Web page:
Last week, the Russian parliament became the latest to ban Virtual Private Networks (VPNs), Tor and other proxy services as well as anonymous mobile messaging services.
Citing concerns about the spread of extremist material, the Russian Federation Council passed a bill forcing ISPs to block websites that offer VPN services. The measure passed unanimously.
Russia has already banned access to LinkedIn, Wikipedia and about 1200 other websites and apps under a provision that allows them to limit access to “explicit” content. If a website’s content is deemed “explicit” the website is blocked without notice.
Privacy advocates say that banning VPNs is a move to track and control dissidents and those critical of the Russian government. Russian ISPs are already required to store six months of metadata AND the content of messages for six months, with the metadata alone being stored for a total of three years.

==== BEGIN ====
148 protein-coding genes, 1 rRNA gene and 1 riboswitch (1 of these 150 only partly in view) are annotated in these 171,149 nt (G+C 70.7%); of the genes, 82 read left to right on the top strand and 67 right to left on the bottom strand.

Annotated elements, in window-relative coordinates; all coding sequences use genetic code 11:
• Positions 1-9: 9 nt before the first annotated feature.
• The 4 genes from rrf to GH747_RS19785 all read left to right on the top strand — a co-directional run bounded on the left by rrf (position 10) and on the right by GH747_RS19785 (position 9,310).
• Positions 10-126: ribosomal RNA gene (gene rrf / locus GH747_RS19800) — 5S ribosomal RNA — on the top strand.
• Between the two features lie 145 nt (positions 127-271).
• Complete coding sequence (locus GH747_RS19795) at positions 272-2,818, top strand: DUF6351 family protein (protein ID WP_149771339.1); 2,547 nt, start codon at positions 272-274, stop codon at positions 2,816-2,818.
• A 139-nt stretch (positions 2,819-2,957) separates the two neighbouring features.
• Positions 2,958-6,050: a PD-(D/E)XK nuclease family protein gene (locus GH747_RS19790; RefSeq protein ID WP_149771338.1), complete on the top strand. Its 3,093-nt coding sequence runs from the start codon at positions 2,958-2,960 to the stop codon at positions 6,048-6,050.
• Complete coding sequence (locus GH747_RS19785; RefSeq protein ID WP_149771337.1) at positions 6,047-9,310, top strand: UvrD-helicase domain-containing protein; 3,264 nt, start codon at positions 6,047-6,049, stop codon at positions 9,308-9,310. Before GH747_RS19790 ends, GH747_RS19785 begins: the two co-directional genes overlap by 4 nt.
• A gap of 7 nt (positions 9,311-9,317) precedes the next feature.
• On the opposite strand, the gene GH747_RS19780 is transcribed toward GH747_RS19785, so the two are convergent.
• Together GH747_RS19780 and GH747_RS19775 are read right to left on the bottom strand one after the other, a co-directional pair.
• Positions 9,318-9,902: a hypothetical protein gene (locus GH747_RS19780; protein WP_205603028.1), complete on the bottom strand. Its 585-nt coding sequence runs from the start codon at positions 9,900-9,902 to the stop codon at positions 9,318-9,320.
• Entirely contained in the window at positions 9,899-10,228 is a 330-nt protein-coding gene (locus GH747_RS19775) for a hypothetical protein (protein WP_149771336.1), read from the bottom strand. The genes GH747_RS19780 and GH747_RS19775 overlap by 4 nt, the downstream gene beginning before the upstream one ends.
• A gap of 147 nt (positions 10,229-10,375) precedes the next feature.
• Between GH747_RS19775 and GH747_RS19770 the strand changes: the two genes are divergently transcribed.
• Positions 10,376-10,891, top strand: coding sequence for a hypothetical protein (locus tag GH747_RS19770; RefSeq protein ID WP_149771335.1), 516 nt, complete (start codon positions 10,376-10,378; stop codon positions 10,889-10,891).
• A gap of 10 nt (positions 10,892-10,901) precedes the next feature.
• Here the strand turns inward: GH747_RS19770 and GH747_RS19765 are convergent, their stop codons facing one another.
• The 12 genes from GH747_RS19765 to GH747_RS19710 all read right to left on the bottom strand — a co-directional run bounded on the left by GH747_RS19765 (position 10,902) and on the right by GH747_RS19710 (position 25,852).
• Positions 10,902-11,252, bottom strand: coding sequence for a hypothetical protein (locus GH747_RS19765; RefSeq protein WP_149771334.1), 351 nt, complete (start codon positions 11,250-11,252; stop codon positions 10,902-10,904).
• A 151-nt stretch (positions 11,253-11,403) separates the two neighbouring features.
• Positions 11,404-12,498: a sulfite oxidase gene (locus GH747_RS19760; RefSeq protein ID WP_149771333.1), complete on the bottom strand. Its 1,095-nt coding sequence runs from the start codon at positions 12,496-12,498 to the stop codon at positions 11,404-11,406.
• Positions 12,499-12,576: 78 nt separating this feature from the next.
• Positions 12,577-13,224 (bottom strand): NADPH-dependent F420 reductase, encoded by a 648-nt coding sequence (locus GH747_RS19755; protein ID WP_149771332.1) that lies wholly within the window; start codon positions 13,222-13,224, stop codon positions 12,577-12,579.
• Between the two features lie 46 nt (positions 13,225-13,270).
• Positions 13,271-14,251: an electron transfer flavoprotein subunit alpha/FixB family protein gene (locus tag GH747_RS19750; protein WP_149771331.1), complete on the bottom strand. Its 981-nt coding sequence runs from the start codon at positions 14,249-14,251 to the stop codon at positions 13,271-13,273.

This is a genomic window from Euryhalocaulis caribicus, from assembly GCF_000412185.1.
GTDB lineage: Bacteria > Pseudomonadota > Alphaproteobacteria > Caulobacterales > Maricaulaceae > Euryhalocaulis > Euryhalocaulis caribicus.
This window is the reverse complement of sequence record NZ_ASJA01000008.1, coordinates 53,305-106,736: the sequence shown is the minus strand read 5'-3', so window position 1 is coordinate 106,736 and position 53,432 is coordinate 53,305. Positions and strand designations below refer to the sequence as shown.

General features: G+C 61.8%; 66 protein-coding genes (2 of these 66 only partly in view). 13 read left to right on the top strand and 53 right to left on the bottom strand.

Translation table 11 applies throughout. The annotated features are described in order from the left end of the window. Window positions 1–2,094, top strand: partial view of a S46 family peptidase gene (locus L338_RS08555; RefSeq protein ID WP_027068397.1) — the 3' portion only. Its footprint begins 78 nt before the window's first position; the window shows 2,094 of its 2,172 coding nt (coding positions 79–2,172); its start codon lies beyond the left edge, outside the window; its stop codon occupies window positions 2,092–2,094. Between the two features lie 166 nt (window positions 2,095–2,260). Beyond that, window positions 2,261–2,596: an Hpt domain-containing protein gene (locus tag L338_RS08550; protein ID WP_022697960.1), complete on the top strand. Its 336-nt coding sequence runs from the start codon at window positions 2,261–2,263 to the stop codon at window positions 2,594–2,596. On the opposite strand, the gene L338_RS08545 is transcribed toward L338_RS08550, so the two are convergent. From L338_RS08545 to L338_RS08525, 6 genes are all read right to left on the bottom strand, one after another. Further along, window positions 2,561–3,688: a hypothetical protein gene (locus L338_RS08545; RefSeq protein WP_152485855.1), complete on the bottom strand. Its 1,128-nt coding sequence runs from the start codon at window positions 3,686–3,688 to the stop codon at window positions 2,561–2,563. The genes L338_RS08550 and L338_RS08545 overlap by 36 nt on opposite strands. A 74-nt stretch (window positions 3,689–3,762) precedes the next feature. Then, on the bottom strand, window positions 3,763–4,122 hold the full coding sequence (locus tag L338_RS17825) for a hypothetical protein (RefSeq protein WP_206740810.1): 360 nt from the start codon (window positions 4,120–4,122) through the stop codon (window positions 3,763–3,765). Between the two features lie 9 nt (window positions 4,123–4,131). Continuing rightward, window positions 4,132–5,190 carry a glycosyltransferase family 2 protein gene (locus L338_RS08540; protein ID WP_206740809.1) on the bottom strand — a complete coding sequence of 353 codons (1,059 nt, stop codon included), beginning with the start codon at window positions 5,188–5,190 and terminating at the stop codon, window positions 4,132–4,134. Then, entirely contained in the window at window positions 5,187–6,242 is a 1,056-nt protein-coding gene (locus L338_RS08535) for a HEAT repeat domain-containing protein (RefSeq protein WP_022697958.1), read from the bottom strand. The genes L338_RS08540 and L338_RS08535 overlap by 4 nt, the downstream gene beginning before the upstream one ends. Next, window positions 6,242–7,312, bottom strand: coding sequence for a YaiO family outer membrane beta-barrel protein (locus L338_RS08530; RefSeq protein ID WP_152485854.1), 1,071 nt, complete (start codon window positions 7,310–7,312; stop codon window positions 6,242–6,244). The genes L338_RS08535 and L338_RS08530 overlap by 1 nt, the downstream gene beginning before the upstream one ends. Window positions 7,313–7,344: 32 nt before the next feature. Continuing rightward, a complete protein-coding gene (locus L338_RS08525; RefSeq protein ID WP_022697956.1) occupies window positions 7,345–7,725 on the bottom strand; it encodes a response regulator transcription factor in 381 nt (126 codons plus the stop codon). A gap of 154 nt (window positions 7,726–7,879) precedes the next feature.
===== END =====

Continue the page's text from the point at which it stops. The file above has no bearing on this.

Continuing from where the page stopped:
Companies like Facebook and Twitter are also required to store Russian user data on Russian servers, giving the government easy access to it if they deem it necessary.
While this bill has still yet to come into effect, it seems likely that it will. The bill has to pass the upper chamber of parliament and be signed by the president. At that point, it will become law, and would come into effect on January 1st, 2018.